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Carissa Green Reads

I read widely from many genres. Perhaps this blog will feature fewer ratings and reviews, but I certainly intend to write about my reading life - it's the subject I most find myself wanting to talk about.

Currently reading

Chekhov Four Plays
Anton Chekhov, David Magarshack
Beyond the University Why Liberal Education Matters
Michael S Roth
First Love, Last Rites
Ian McEwan
The Gay Science: with a Prelude in Rhymes and an Appendix of Songs
Walter Kaufmann, Friedrich Nietzsche
A Kierkegaard Anthology
Robert W. Bretall

Sloppy Plotting

Mastered By Love - Stephanie Laurens

(Yes, I'm going to write about a romance novel published six years ago. It's my blog; I'll do as I please.)


By the end of the seventh novel in Stephanie Laurens' Bastion Club series (eighth, if you count the prequel), only two major questions remained: What was the true identity of the great spymaster, Dalziel, and how would the evil "last traitor" of the Napoleonic wars be identified and caught. 


The first question was answered straightaway - Dalziel is Royce Varisey, who just ascended as the Duke of Wolverton. He is our male hero.


The second question should be the plot around which our love story hangs. Instead, it is given completely short shrift, as the book is basically the story of a funeral, country house party, and rural fair during which Royce and his family's ward and chatelaine, Minerva Chesterton, go through the rituals of historical romance. 


The "Last Traitor" plot is mentioned once or twice every hundred pages or so and ends with a couple of pages of "woman in peril" just before the end of the novel. We really learn very little about this evil mastermind who has been lurking about for all of these books. And, since several other of the Bastion Club novels featured "women in peril" conclusions, it was a kind of retread.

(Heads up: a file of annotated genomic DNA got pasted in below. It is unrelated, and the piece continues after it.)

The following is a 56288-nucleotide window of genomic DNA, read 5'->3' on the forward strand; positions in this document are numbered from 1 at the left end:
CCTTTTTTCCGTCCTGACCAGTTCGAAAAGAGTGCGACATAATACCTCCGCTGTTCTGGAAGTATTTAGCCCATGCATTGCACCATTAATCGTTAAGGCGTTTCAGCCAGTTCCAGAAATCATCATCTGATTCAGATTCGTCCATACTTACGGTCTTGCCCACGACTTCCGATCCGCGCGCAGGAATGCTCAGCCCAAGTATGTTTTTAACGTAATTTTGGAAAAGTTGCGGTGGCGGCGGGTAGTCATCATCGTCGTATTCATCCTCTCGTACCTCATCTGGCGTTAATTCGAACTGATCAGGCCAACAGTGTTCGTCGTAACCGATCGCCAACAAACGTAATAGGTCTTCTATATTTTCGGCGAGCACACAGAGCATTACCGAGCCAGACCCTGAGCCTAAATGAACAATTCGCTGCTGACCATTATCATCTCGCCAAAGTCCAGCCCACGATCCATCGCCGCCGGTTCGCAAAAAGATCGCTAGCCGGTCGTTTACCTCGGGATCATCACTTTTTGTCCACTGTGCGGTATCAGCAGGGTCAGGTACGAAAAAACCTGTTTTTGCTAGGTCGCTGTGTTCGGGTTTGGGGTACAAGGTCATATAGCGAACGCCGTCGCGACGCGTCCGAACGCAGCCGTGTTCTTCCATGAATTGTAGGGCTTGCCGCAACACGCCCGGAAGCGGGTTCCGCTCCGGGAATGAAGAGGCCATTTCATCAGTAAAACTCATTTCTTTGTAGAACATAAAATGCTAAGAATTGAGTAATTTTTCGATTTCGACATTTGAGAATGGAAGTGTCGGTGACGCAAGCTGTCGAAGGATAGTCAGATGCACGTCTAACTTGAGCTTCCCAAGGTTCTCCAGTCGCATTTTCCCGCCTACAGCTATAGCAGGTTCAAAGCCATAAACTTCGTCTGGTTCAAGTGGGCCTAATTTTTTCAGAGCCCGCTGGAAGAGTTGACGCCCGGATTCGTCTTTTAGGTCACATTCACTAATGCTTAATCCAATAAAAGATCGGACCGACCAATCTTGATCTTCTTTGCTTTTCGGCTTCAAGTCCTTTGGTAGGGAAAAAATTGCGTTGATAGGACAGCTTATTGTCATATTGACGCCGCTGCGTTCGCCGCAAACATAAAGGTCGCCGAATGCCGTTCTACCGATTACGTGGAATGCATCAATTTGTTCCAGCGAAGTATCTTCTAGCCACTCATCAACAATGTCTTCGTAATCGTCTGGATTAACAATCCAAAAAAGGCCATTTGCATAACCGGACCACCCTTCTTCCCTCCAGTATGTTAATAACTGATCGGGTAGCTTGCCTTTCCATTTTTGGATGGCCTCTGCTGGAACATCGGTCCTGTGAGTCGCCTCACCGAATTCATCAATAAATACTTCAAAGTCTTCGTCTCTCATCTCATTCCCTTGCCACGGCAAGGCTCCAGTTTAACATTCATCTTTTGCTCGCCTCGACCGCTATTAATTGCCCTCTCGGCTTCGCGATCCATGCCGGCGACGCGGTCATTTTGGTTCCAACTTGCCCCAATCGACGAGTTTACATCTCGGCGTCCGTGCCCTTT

I could have forgiven -- although not appreciated -- all of this, as romance plots are generally stock and often are repeated, even within a particular author's oeuvre, but Laurens hangs some extra baggage on this story that was both unnecessary and ridiculous.


First, Royce is informed by his London accountant (a character we've met and trusted in many other Laurens books), and the story is confirmed by Royce's ex-operatives, that the Prince Regent has a mind to see him killed and, as he has no heir, take back his title and the proceeds from his valuable estate. 


Historically, the Prince Regent was a well-known wastrel and spendthrift who was often going back to Parliament for extra funds to settle his many debits, spending follies, and payments to mistresses and children outside his official line, but he's never really been known as a malicious character. Dumb, maybe. Cruel, not really. So the whole "kill the duke, take his money" thing makes next to no sense. 


Now, to be fair, Laurens' characters sort of quickly dismiss this as an unlikely possibility, but really, why bring it up at all? It's so ridiculous. The impetus is to give Royce a sense of urgency to find a wife and make an heir. Then, Laurens even doubles-down on this trope and has all of the "dowagers" of the "ton" descend upon Royce's estate and threaten to hound him to death until he does so. Seriously, old society ladies are going to foist themselves upon the great spymaster and powerful duke until he capitulates? It's just preposterous. 


The Bastion Club series was pretty great, and Royce and Minerva are an excellent couple, as well as individual characters, but they -- and the series -- really deserved a better-plotted story.